Thursday 29th August 2019
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Australian-listed shares of fibre-cement leader James Hardie Industries (ASX.JHX) surged 14.1% last Friday, after the company released its June quarter results announcement, showing adjusted net operating profit increasing 13% year-on-year to, US$90.2 million, on the back of a solid performance from the key North American business. It was an impressive result, given some headwinds faced during the period, and we view the investment case positively.
Strength in the US business, and some relative optimism for Australia, caught the market offside and saw strong bids come into the stock. Lower interest rates in the US and Australia are likely to provide some support for the housing market, both for new starts and for the renovation market, both of which should benefit demand for James Hardie’s products.
As the saying goes, one swallow does not make a summer, and this was just the first quarter of the fiscal year, but it was a strong start. Some of the pressure on input costs has been alleviated, compared to some previous quarters when input costs were mostly significantly higher. Cost out initiatives are ongoing and the company noted that the implementation of lean manufacturing in its North American plants was progressing well.
We believe lifting market share from current levels in the US is achievable but a lot of the low hanging fruit has been plucked. To increase market share materially, the company will have to expand its business into non-metro areas, and as we have noted in prior coverage, that has some challenges. These include lower population density, lower average income and home values, a fragmented installation industry and a relationship-driven culture in local markets.
Accordingly, James Hardie will utilise a more targeted sales strategy. While there are some headwinds to navigate, we continue to believe in the quality of the business and the long-term market opportunity. As last week’s positive share price action showed, the de-rating of the valuation multiples ascribed to James Hardie, over the past year or so, has lowered the bar for outperformance of the shares.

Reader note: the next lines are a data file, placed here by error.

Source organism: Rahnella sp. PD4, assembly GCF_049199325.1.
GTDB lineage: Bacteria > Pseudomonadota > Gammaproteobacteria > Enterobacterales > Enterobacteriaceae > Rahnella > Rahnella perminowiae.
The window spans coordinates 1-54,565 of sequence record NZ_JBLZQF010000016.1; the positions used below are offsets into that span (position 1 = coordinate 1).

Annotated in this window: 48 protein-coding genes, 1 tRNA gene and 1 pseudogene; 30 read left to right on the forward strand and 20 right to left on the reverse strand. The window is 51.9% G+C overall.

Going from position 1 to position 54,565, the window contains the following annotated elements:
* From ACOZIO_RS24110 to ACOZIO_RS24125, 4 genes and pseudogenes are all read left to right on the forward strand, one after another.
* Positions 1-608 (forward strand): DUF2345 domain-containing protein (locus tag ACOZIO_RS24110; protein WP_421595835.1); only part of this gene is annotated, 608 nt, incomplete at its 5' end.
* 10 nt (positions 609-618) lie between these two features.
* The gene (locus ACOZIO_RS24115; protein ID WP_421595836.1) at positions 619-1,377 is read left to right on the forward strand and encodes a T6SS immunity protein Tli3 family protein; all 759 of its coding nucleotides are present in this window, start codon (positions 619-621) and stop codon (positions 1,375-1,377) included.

1Q20 headline numbers
For the three months ended 30 June, James Hardie’s group net sales inched up 1% to US$656.8 million, as volumes increased 2%. This was propelled by higher net sales in the North America business and Europe, partially offset by lower net sales in the Asia Pacific business.
Gross profit came in at US$233.1 million for the quarter representing an increase of 5%, as the gross margin expanded by 1.5 percentage points to 35.5%. Group selling and general and administrative (SG&A) expenses for the quarter decreased 3% to US$101.5 million, with this largely due to lower Fermacell (the recently acquired European business) transaction costs, partially offset by higher labour costs.
Statutory group earnings before interest and tax (EBIT) in the quarter of US$132.5 million was marginally higher than the US$131.9 million a year earlier. There was a significantly smaller asbestos adjustment in the June 2019 quarter compared to a year ago. Asbestos adjustments can be volatile and primarily reflect the non-cash foreign exchange re-measurement impact on asbestos related balance sheet items.
Interest expense was higher for the quarter, largely because of a higher interest rate on Euro denominated debt. Reported net operating profit of US$86.5 million reflected a decline of 5% year-on-year, driven by the movement in asbestos adjustment, partially offset by the positive underlying performance by the North America and Europe businesses.